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A village postman delivering the mail by bicycle AccountingWEB - Clients’ VAT penalty notices were sent to agents’ homes

HMRC sent clients’ VAT penalty notices to agents’ homes


HMRC has paused sending taxpayer VAT penalty letters to agents after a small number were sent to the home addresses of agents.

2nd Jun 2023
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The tax department has blamed a system error after multiple commenters on Any Answers reported receiving their clients’ VAT penalty letters at their home addresses. 

An HMRC spokesperson told AccountingWEB: “A system error has seen a small number of VAT penalty letters sent to an agent’s home address instead of their business address. We are looking to fix this urgently and apologise for any inconvenience caused.”

HMRC has confirmed that it has paused issuing further customer penalty letters being sent to agents until the issue is fixed. The tax department said it hopes to have the situation resolved very soon. 

Concern raised on Any Answers

Concern was raised on AccountingWEB’s Any Answers forum after a member received a client’s penalty notice from HMRC which was headed: “We’ve issued you a VAT penalty point” and realised it was connected to a client’s VAT number. 

AccountingWEB member John R wrote: “I have a separate partnership with my wife based at home so initially thought it had been incorrectly issued as our VAT return was definitely submitted on time.” 

He said the letter didn’t include a client’s name, but instead the letter directed: “If you’re an authorised agent use the above VAT registration number to check if this notice applies to you or one of your clients. Go to and search for VAT check.” From here he was able to establish that it was related to a client.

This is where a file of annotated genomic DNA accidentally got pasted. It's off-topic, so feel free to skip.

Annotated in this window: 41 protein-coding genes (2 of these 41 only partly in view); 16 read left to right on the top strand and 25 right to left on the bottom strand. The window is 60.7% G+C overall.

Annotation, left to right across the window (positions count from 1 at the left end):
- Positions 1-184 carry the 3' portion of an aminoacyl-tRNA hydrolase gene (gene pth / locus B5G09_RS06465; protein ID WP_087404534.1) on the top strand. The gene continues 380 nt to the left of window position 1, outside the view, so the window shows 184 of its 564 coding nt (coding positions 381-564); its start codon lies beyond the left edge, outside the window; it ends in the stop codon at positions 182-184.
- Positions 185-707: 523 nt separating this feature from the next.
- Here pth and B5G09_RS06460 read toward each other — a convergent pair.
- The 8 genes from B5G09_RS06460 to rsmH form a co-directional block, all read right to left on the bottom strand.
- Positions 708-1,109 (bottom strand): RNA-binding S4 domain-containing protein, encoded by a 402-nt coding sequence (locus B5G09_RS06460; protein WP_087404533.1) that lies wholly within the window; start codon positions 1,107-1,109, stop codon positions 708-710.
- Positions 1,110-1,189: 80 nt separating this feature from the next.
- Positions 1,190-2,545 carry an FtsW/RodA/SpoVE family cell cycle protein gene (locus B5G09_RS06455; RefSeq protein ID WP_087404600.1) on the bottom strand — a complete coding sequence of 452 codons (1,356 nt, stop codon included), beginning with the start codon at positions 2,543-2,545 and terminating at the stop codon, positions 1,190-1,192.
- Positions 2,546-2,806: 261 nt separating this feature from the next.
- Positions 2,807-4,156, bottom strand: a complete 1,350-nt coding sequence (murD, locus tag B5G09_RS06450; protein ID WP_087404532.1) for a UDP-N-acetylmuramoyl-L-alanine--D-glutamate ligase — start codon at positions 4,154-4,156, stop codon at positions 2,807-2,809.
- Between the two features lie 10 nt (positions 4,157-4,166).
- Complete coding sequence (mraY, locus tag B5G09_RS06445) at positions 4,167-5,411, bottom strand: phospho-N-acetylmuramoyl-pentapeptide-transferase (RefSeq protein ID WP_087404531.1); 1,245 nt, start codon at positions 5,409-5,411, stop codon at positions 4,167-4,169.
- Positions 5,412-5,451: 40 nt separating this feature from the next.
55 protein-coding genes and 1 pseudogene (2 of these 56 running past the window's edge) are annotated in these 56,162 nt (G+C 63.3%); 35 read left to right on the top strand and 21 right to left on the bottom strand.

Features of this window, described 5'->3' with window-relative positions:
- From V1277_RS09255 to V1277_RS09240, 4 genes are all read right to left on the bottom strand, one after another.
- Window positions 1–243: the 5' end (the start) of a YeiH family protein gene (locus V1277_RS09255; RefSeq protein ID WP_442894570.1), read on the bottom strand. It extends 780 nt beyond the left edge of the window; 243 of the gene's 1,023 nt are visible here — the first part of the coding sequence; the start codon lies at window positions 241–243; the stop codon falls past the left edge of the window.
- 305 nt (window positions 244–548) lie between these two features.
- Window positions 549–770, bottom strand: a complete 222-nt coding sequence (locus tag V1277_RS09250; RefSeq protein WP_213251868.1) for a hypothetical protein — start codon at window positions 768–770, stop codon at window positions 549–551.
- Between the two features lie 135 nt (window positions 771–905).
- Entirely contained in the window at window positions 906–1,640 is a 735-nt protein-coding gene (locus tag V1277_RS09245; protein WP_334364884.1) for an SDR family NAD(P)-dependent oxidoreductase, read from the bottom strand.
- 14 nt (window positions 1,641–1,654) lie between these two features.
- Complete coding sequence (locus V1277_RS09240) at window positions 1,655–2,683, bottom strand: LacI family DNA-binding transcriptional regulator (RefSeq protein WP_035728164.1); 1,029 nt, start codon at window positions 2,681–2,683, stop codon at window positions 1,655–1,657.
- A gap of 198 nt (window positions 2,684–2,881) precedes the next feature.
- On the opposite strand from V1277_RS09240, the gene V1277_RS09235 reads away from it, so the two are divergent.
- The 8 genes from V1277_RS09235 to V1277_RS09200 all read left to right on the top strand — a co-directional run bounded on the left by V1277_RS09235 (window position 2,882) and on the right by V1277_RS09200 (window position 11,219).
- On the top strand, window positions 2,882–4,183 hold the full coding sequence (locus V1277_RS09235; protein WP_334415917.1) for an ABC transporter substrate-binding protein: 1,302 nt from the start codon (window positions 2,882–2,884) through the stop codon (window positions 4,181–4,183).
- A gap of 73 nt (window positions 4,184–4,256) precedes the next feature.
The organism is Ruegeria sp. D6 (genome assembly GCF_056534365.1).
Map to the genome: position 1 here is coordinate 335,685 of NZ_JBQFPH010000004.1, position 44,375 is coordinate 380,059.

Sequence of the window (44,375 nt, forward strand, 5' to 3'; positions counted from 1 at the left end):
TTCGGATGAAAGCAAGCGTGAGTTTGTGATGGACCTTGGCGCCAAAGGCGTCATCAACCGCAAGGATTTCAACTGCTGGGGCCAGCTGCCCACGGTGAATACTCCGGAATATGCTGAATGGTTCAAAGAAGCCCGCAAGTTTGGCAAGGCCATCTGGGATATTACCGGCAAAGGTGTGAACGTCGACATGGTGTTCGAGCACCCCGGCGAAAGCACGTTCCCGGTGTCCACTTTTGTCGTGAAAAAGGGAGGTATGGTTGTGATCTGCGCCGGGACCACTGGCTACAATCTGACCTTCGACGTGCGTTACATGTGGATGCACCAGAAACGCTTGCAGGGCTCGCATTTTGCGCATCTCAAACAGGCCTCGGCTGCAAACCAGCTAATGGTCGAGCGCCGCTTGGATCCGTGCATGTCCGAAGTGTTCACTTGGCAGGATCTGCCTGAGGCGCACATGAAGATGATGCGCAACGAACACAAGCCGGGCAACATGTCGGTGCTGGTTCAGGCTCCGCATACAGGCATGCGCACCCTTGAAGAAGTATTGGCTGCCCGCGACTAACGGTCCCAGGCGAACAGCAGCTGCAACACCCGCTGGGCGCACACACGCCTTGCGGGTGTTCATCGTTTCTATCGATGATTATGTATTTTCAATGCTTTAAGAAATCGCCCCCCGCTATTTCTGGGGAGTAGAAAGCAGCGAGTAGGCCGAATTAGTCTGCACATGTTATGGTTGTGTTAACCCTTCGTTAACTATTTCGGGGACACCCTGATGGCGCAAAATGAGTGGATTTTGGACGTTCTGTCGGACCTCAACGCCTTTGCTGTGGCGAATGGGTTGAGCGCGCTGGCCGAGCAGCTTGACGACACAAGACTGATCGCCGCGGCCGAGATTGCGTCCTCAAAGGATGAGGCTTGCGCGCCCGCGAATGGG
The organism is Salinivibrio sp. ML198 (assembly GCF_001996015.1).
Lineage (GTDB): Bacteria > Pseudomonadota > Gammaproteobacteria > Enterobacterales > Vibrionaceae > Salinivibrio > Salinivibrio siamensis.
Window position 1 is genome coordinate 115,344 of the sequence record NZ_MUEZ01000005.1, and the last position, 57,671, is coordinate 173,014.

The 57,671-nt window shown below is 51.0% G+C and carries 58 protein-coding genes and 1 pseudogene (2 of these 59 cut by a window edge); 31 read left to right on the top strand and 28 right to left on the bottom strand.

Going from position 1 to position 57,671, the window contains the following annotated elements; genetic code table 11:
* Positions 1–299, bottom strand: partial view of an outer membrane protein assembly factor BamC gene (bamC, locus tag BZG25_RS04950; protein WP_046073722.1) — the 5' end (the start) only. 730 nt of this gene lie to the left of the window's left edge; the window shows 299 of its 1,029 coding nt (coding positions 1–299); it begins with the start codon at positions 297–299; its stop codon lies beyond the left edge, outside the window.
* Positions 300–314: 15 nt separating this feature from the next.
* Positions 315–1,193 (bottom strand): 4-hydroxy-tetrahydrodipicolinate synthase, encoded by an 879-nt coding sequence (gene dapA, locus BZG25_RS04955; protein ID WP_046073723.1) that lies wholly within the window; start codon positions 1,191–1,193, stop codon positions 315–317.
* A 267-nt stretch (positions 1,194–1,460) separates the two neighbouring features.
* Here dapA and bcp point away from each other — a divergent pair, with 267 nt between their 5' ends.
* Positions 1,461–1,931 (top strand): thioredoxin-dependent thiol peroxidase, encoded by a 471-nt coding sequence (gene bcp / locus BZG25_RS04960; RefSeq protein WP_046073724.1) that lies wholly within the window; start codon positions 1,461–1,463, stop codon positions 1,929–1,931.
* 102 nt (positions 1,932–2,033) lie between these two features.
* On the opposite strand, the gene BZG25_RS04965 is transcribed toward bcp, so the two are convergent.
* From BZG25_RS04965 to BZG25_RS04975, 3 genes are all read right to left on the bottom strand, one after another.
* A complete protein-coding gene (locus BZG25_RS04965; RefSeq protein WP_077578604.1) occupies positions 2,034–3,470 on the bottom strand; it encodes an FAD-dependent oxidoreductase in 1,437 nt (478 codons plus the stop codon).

John R was full of questions as to why this letter was sent to his home address rather than the office address set up in his firm’s agent services account. The letter also did not state whether the client had been sent the notice or whether he needed to notify the client. 

Not the only one

John R was not the only agent to receive a client’s VAT penalty letter at their home address. Regular contributor, Ireallyshouldknowthisbut, also received a letter, and posited that “HMRC must have sent out a slew of them.”

Other readers came forward and shared their experiences. “I received one earlier this week. Assumed it was for my own VAT and was on the verge of firing off an indignant letter when I noticed the quarter wasn’t right and that it wasn’t my VAT number,” said Jane S-D. 

With no information on the letter, Jane S-D had to “do a trawl of VAT-registered clients” to figure out who exactly the notice belonged to.

SXGuy, another recipient of the letter at their home address, remarked how they hated the wording of the letter because “it makes it appear as though the agent has a strike when in reality it’s whoever the VAT number belongs to”.

GDPR implications?